The English pianist Daniel Grimwood’s latest disc, Henselt: Piano Works, on Edition Peters’s fledgling record label, is a fine selection of piano pieces by a now-forgotten genius of the instrument. Adolph Henselt (the von came later, gift of a grateful Russian nation) was born in Schwabach, Bavaria, in 1814, the son of an industrialist. He emigrated to Russia in 1838, having made a name for himself as a virtuoso to challenge Liszt and Chopin, at which point he began his long and outstanding career as a teacher. As Grimwood points out in his informative and amusing liner notes, it is rather ironic that neither founder of the great Russian pianistic tradition was in fact Russian – the other being Irishman John Field, inventor of the nocturne. It is unsurprising that one can discern foreshadows of Rachmaninoff’s approach to piano sonority in some of these pieces, for instance the grand Fantasy on a Bohemian-Russian Air: Henselt was the teacher of Nikolai Zverev, who was himself the teacher of “the six-and-a-half foot scowl”.

Listening to this carefully selected group must cause anyone with even scant knowledge of the piano repertoire to wonder at the oddity of Henselt’s fall from favour. The variations on Donizetti’s L’elisir d’amore which open the album (Henselt’s Opus 1 dating from 1837) are significantly better than Chopin’s attempts at the genre – witness his feeble variations on La ci darem la mano, a rare instance of the great Pole having composed something utterly devoid of inspiration – if not quite possessed of Liszt’s brilliance. It is a piece I should like to hear on the concert platform, its tenderness and rich inventiveness being particularly winning.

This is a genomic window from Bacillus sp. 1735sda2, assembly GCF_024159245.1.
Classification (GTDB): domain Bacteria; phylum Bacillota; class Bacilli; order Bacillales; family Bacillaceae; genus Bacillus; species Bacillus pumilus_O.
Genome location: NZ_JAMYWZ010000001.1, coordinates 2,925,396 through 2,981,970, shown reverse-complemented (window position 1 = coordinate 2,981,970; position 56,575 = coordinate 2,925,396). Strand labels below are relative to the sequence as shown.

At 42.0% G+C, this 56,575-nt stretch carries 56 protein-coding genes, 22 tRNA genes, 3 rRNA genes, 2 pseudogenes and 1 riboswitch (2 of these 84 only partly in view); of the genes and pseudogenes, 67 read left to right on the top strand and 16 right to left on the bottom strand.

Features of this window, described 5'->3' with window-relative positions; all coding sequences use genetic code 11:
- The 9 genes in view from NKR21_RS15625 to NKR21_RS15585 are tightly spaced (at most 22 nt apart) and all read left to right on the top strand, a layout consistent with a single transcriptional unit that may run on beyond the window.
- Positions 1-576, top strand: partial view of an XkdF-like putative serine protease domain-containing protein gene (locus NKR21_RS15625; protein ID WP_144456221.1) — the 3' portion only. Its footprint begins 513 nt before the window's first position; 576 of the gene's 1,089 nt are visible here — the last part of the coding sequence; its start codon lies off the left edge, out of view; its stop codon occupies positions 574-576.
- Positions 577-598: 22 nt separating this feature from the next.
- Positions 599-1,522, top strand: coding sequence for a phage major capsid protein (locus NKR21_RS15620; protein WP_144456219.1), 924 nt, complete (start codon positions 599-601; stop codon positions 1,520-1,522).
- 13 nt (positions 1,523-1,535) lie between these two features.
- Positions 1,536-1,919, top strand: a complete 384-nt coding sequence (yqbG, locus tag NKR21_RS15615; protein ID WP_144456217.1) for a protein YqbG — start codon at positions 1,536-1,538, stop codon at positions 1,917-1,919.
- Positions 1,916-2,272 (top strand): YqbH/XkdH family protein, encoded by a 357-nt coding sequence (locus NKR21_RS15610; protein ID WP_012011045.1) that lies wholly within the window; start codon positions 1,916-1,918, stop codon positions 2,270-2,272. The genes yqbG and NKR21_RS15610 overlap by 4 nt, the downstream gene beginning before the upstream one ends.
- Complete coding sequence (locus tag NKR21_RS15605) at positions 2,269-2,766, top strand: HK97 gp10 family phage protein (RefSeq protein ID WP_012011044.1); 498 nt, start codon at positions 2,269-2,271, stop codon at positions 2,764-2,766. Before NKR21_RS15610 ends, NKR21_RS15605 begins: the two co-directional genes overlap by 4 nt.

Grimwood intersperses the grand showpieces here with a selection of waltzes, nocturnes and impromptus, which serves well to show Henselt’s capability as a miniaturist. The four impromptus are particularly fine, especially the third in B-flat minor. By far the standout piece, for me, is the Ballade in B-flat major, Op 31. In its grand sweep, variation of mood and texture, virtuosity and harmonic inventiveness I was reminded strongly of Chopin’s Fourth Ballade, against which it stands strongly.

Grimwood has performed a service to music lovers for which they ought to thank him. By casting the bright light of his superb musicianship and flawless pianism on these 16 pieces he shows them to their greatest advantage, and in so doing makes a compelling argument for their resurrection.

I hope very much to hear other pianists take up the gauntlet he has thrown down with such vigour.

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